Steve Perrin, an amyotrophic lateral sclerosis (ALS) researcher, recently reexamined more than 100 pharmaceutical compounds that had once been flagged as candidate drugs for ALS symptoms. But in retesting, Perrin found that the vast majority failed to slow the fatal degenerative disease, also commonly known as Lou Gehrig's disease.
Perrin, chief scientific officer at the ALS Therapy Development Institute in Cambridge, Massachusetts, found eight studies that originally showed promise in lab mice -- but ultimately failed in humans -- shouldn't have made it past the early stages of research.
Perrin says his research is proof the better quality controls are needed for early drug trials involving mice. Too often, Perrin argues in a recent paper published in Nature, problems that arise in human drug trials could have been predicted had researchers given more thought to the differences between mouse and human anatomy.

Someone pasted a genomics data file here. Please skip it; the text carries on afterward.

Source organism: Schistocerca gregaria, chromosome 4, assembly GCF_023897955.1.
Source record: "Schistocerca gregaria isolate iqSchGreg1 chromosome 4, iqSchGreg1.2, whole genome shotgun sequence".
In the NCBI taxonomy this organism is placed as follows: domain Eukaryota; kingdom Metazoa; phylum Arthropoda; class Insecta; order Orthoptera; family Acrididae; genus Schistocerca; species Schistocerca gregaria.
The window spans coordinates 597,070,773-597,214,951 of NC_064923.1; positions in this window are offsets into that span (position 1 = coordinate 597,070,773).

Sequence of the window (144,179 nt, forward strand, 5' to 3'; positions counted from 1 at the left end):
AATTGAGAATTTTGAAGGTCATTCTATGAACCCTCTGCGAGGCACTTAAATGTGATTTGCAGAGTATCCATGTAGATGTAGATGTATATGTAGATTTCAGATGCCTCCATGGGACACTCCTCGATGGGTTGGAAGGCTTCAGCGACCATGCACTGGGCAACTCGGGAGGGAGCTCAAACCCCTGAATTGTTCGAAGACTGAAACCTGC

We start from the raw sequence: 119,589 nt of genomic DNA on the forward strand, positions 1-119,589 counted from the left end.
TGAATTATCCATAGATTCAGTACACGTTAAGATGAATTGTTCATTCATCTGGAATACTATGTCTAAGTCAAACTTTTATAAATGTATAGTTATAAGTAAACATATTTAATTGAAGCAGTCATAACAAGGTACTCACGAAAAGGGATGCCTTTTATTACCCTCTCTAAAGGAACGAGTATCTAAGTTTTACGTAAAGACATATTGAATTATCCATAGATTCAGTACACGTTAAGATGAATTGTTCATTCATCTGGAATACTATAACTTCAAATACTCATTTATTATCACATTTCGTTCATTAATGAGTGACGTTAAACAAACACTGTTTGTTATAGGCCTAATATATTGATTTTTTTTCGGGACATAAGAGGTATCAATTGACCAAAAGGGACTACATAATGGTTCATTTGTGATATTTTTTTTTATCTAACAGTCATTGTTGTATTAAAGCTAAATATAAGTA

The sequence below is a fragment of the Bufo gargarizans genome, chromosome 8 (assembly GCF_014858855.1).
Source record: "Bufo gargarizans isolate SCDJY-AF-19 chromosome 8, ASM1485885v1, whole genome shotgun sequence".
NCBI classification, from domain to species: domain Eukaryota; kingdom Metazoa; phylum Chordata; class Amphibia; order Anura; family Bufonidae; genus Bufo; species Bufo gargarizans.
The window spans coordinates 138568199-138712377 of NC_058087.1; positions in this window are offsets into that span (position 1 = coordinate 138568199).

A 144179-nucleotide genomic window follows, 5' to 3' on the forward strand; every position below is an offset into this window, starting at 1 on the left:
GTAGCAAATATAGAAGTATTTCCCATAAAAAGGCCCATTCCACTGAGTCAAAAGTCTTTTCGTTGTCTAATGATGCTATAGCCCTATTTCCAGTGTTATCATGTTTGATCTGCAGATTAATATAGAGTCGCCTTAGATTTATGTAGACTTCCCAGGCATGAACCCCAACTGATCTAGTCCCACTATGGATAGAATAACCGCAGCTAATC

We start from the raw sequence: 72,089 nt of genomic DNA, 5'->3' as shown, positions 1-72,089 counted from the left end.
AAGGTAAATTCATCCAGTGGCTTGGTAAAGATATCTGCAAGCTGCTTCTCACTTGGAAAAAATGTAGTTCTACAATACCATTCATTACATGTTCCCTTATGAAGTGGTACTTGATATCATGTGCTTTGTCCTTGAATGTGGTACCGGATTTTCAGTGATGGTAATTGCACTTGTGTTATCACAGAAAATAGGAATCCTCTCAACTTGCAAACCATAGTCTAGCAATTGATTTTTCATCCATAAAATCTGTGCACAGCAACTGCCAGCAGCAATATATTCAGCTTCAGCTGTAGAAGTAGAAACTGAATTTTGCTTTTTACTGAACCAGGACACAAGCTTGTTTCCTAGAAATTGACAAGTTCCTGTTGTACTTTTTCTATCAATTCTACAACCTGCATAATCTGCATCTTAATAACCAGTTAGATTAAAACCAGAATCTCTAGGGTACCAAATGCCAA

Perrin says the problem extends beyond ALS drug trials.
“I hear too many stories about patients who have used their one shot at getting into a trial on a drug that didn’t have enough legs to begin with, and that’s a tragedy,” Perrin told Nature.
Other researchers agree. Caterina Bendotti, a neurobiologist at the Mario Negri Institute for Pharmacological Research in Milan, Italy, told Nature: “The poor reproducibility of preclinical results, particularly in animal models, goes beyond ALS."
Perrin says more work needs to be done in early trials to better understand how drugs will translate from mice subjects to humans. Others say that kind of extra effort is often cost prohibitive.
Still, Perrin says extra precaution at the beginning would save money in the long run. “Somebody has to do this, or else we're wasting precious resources,” he said.
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